Speech and language therapists (SLTs) are expert in communication. They treat children and adults who have communication disorders or difficulties with eating, drinking and swallowing. Among other disorders, speech and language therapists can help patients with aphasia, dyslexia, stuttering, language delays and voice disorders.
What is a Speech and Language Therapy plan?
SLTs prevent, assess, diagnose and treat speech, language, social communication, cognitive-communication and swallowing disorders. To establish a therapy plan, the first step would be an assessment through observation, talking to the patient or by using relevant tests. Then, depending on the patient needs, a treatment plan would be set up involving activities, exercises and / or the use of specific strategies to help on a daily basis. These personalised plans are tailored to support patients so that they can reach their treatment targets over time.
A day In The Life Of… Speech and Language Therapists
Working in speech and language therapy implies bringing together science, education, social sciences, languages, linguistics and medicine. SLTs can have a huge impact on the life of the people they’re working with. For instance, they could help an adult who has a stroke to talk again, support premature babies with feeding and swallowing problems or enable a person with motor neurone disease speak through a communication aid.
A day in the life of a SLT is never the same, hence never boring! They can work with children, young people and adults, as part of a multidisciplinary team or as a private practitioner. Speech and Language Therapy can happen in various settings including in hospital wards, in schools and children’s centres, in courtrooms and young offenders’ institutions, in their patients’ home, in day enters as well as independently. To find an independent speech therapist in your region you can the Association of Speech and Language Therapists in Independent Practice (ASLTIP) on-line database.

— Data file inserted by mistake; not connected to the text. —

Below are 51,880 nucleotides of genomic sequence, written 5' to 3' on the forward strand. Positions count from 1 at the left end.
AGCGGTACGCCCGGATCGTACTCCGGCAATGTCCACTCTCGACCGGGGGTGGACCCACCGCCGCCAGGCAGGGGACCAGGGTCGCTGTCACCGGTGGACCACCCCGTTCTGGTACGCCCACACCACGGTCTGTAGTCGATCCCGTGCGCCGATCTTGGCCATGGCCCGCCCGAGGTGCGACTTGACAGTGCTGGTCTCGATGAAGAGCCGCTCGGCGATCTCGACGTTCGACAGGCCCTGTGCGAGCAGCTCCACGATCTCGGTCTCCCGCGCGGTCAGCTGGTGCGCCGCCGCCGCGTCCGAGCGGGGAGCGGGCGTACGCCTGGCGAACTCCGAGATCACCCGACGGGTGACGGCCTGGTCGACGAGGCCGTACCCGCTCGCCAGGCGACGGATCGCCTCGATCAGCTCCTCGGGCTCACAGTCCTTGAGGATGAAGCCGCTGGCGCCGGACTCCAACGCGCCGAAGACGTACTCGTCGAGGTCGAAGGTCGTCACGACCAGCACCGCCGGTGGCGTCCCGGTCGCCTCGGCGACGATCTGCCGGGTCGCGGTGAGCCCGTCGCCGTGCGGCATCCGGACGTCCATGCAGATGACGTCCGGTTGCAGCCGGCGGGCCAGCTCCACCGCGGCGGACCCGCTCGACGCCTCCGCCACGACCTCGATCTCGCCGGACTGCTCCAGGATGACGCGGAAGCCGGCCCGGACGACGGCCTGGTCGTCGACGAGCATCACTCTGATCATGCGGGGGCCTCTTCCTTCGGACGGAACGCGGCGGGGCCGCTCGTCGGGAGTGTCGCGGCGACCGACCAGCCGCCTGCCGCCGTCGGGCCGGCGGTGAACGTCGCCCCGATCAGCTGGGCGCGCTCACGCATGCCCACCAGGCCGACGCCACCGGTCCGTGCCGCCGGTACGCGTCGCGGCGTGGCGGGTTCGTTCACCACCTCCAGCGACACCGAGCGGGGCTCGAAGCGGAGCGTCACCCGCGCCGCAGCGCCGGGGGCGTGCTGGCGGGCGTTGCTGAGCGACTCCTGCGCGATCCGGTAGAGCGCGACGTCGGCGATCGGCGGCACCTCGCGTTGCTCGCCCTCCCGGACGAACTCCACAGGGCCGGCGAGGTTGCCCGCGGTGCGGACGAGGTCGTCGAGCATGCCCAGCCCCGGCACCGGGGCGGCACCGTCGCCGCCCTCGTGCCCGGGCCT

How to become a Speech and Language Therapist?
To become a SLT in the UK, one has to complete a registered, accredited degree-level course. This can be at university or as part of an apprenticeship. University-based degree level courses can be completed at either undergraduate (BSc hons) level or postgraduate (PGDip or MSc) level. Detailed information is available on the Royal College of Speech and Language Therapists (RCSLT) website. Once successfully completed, the last step to complete to be able to practice as a SLT is to apply to register to the Health and Care Professions Council (HCPC). Speech and Language Therapists are considered Allied Health Professionals (AHP).
Around the world…
Depending on the country you’re in, the name “Speech and Language Therapist” might change slightly. Do you know all of them?
- In the US, SLTs are called Speech and Language Pathologists and can choose to be certified by the American Speech-Language-Hearing Associate (ASHA)
- In Australia, they are called Speech Pathologists and part of Speech Pathology Australia (SPA)
- In Hong Kong, they are Speech Therapists and their main association is The Hong Kong Association of Speech Therapists (HKAST)
- In Japan, you would call them Logopedics and they would be part of the Japan Society of Logopedics and Phoniatrics (JSLP)
Noala, the platform for speech and language therapists
If you’re a Speech and Language Therapist, feel free to join our community forum where SLTs from all over the globe share their best practices and can access the latest research papers, which can be very useful for your Continuous Professional Development (CPD).